In Asbury Park: Redevelopment Proposal Hits Snag



The landscape of Asbury Park’s waterfront would change dramatically under a proposal by the City Council requesting that beachfront develolper iStar Financial allow lot-by-lot redevelopment at the beachfront by private property owners.

The council unanimously approved sending a letter to iStar Financial requesting the company mutually agree to lot-by-lot redevelopment in the waterfront zone.

“This should have happened 10 years ago,” said Councilwoman Amy Quinn, who introduced the motion to send the letter.

“This will be a complete change to the waterfront redevelopment plan,” Asbury Park Director of Redevelopment Donald Sammet said.

But Brian Cheripka, vice president of land for iStar, said in a prepared statement that block-by-block development is the “cornerstone planning principal” of the 2002 Waterfront Redevelopment Plan and that the use, height and design standards of that plan cannot be easily adapted to the development of individual lots.

“Allowing lot-by-lot development without providing for proper development controls would expose the city to considerable litigation. Our team has worked closely with the city, and its professionals, for the past few years to develop a comprehensive amendment to the Waterfront Redevelopment Plan which allows for lot-by-lot development.”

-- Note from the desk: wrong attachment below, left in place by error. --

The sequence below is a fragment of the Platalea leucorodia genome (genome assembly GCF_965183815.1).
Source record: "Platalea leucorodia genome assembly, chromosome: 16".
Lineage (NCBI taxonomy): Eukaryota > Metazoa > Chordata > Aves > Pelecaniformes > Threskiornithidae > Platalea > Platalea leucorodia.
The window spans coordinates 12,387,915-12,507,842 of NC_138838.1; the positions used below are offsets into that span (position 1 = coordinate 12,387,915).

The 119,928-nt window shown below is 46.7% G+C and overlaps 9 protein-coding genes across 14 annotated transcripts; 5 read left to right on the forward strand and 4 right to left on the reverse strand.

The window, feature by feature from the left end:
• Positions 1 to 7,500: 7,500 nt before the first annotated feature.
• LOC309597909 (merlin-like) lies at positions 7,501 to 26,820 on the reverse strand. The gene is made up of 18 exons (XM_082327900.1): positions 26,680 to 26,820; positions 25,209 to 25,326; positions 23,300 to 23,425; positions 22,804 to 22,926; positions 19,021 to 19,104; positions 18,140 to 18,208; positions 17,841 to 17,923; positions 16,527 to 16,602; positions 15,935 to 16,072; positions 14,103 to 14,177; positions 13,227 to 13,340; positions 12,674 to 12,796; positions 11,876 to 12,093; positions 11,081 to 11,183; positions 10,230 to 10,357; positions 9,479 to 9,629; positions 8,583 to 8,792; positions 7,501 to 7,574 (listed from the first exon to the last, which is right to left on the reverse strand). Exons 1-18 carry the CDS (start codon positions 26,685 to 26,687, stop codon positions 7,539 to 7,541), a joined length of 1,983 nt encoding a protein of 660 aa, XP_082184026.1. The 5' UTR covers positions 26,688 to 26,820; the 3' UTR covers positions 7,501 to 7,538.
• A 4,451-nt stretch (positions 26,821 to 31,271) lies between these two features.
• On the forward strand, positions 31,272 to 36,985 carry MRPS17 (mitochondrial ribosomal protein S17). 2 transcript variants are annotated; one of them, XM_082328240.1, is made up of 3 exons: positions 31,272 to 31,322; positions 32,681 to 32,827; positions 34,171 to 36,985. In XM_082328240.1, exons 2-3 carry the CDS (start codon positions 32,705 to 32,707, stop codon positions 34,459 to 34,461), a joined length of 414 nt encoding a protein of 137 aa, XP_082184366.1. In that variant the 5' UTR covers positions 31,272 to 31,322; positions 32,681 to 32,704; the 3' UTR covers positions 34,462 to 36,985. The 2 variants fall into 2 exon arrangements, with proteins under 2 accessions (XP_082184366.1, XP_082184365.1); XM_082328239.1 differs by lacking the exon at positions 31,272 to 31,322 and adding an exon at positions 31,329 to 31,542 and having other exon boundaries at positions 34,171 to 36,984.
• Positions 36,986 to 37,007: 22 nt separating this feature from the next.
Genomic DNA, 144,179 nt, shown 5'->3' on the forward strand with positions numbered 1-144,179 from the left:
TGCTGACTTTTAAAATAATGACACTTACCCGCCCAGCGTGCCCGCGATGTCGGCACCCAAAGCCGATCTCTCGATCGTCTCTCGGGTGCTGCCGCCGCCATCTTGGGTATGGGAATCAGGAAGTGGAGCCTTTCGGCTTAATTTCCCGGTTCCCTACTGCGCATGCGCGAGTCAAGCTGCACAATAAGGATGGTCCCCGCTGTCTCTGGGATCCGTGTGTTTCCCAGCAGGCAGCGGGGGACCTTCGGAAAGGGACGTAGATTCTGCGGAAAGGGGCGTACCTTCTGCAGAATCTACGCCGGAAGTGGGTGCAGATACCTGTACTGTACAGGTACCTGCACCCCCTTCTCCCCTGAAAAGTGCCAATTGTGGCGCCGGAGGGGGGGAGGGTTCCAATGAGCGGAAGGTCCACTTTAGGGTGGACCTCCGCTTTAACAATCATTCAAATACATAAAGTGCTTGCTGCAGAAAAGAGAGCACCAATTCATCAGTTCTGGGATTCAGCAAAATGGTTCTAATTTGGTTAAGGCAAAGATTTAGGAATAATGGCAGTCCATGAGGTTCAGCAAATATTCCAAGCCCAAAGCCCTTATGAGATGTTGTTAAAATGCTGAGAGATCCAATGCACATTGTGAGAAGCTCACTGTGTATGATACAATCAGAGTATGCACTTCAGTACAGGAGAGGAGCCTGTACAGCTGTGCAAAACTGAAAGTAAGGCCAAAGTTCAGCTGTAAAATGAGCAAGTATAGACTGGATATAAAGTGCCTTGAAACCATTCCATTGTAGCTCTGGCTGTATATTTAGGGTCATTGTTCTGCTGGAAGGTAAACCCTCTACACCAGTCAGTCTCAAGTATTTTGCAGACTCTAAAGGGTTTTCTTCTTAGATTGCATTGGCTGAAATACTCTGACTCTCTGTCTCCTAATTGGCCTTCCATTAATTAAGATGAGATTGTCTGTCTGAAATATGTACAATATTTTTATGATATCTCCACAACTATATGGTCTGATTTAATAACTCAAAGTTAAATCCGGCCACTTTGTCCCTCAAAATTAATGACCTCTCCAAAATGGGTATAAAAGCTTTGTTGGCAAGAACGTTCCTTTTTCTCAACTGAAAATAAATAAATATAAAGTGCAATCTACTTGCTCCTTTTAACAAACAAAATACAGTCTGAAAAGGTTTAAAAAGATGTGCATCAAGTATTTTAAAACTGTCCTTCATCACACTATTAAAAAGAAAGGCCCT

Under the new proposal, Asbury Park’s waterfront redevelopment would pretty much begin anew because individual property owners would, for the first time under the 2002 plan, be allowed to develop their own, individual properties. Under the current waterfront redevelopment plan, entire blocks must be redeveloped as a single project

Quinn said that if the city and iStar mutally agree to the lot-by-lot redevelopment concept, then it will proceed. If iStar does not agree, then it opens up the possibility of arbitration on the matter, she said.

“Allowing lot-by-lot redevelopment in the zone provides the ability to change the whole waterfront because people who own their own parcels of land would be able to develop or sell to their land to developers other than iStar,” Quinn said.

Quinn said she expects City Manager Jack Kelly will be sending the letter to iStar this week. iStar then has 45 days to respond and agree to lot-by-lot redevelopment. And, if not, Quinn says she believes it opens up the door for arbitration.

“It would be a fantastic thing if they say yes. And, if they don’t, at least we’ve got people talking,” she said.

Quinn said lot-by-lot redevelopment would allow individual property owners to develop their own sites she said.

Sammet said he believes lot-by-lot redevelopment is a good way to go.

“I think it’s a good move and I have been advocating for it for some time now. It provides for additional redevelopment opportunities and we already have people ready to redevelop their own properties,” he said.

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